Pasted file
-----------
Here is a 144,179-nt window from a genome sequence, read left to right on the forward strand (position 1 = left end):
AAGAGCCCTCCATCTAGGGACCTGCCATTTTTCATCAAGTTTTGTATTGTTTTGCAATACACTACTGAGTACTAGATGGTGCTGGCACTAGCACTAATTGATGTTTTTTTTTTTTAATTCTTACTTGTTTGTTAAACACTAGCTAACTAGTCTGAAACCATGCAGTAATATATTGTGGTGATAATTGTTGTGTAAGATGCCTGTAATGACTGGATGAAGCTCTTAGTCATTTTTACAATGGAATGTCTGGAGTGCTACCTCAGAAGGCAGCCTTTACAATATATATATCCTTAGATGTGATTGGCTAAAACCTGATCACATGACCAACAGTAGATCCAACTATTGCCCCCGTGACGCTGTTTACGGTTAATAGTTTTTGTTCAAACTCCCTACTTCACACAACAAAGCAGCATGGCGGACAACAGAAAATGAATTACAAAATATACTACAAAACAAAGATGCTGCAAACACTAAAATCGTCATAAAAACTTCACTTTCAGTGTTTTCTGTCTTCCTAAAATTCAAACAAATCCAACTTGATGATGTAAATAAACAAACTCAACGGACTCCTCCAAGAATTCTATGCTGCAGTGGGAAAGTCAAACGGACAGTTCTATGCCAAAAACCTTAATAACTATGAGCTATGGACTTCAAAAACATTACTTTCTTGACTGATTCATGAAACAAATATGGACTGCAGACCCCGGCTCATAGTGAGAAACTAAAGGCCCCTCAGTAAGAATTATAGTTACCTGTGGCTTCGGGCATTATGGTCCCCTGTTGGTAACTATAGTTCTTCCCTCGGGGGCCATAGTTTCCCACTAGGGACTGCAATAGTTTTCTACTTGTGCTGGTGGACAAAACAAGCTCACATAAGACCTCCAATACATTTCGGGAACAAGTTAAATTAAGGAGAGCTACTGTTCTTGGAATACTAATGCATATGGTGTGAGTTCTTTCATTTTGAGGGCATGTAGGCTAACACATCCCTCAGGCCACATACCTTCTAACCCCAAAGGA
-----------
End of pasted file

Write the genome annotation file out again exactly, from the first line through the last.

Here is a 144,179-nt window from a genome sequence, read left to right on the forward strand (position 1 = left end):
AAGAGCCCTCCATCTAGGGACCTGCCATTTTTCATCAAGTTTTGTATTGTTTTGCAATACACTACTGAGTACTAGATGGTGCTGGCACTAGCACTAATTGATGTTTTTTTTTTTTAATTCTTACTTGTTTGTTAAACACTAGCTAACTAGTCTGAAACCATGCAGTAATATATTGTGGTGATAATTGTTGTGTAAGATGCCTGTAATGACTGGATGAAGCTCTTAGTCATTTTTACAATGGAATGTCTGGAGTGCTACCTCAGAAGGCAGCCTTTACAATATATATATCCTTAGATGTGATTGGCTAAAACCTGATCACATGACCAACAGTAGATCCAACTATTGCCCCCGTGACGCTGTTTACGGTTAATAGTTTTTGTTCAAACTCCCTACTTCACACAACAAAGCAGCATGGCGGACAACAGAAAATGAATTACAAAATATACTACAAAACAAAGATGCTGCAAACACTAAAATCGTCATAAAAACTTCACTTTCAGTGTTTTCTGTCTTCCTAAAATTCAAACAAATCCAACTTGATGATGTAAATAAACAAACTCAACGGACTCCTCCAAGAATTCTATGCTGCAGTGGGAAAGTCAAACGGACAGTTCTATGCCAAAAACCTTAATAACTATGAGCTATGGACTTCAAAAACATTACTTTCTTGACTGATTCATGAAACAAATATGGACTGCAGACCCCGGCTCATAGTGAGAAACTAAAGGCCCCTCAGTAAGAATTATAGTTACCTGTGGCTTCGGGCATTATGGTCCCCTGTTGGTAACTATAGTTCTTCCCTCGGGGGCCATAGTTTCCCACTAGGGACTGCAATAGTTTTCTACTTGTGCTGGTGGACAAAACAAGCTCACATAAGACCTCCAATACATTTCGGGAACAAGTTAAATTAAGGAGAGCTACTGTTCTTGGAATACTAATGCATATGGTGTGAGTTCTTTCATTTTGAGGGCATGTAGGCTAACACATCCCTCAGGCCACATACCTTCTAACCCCAAAGGA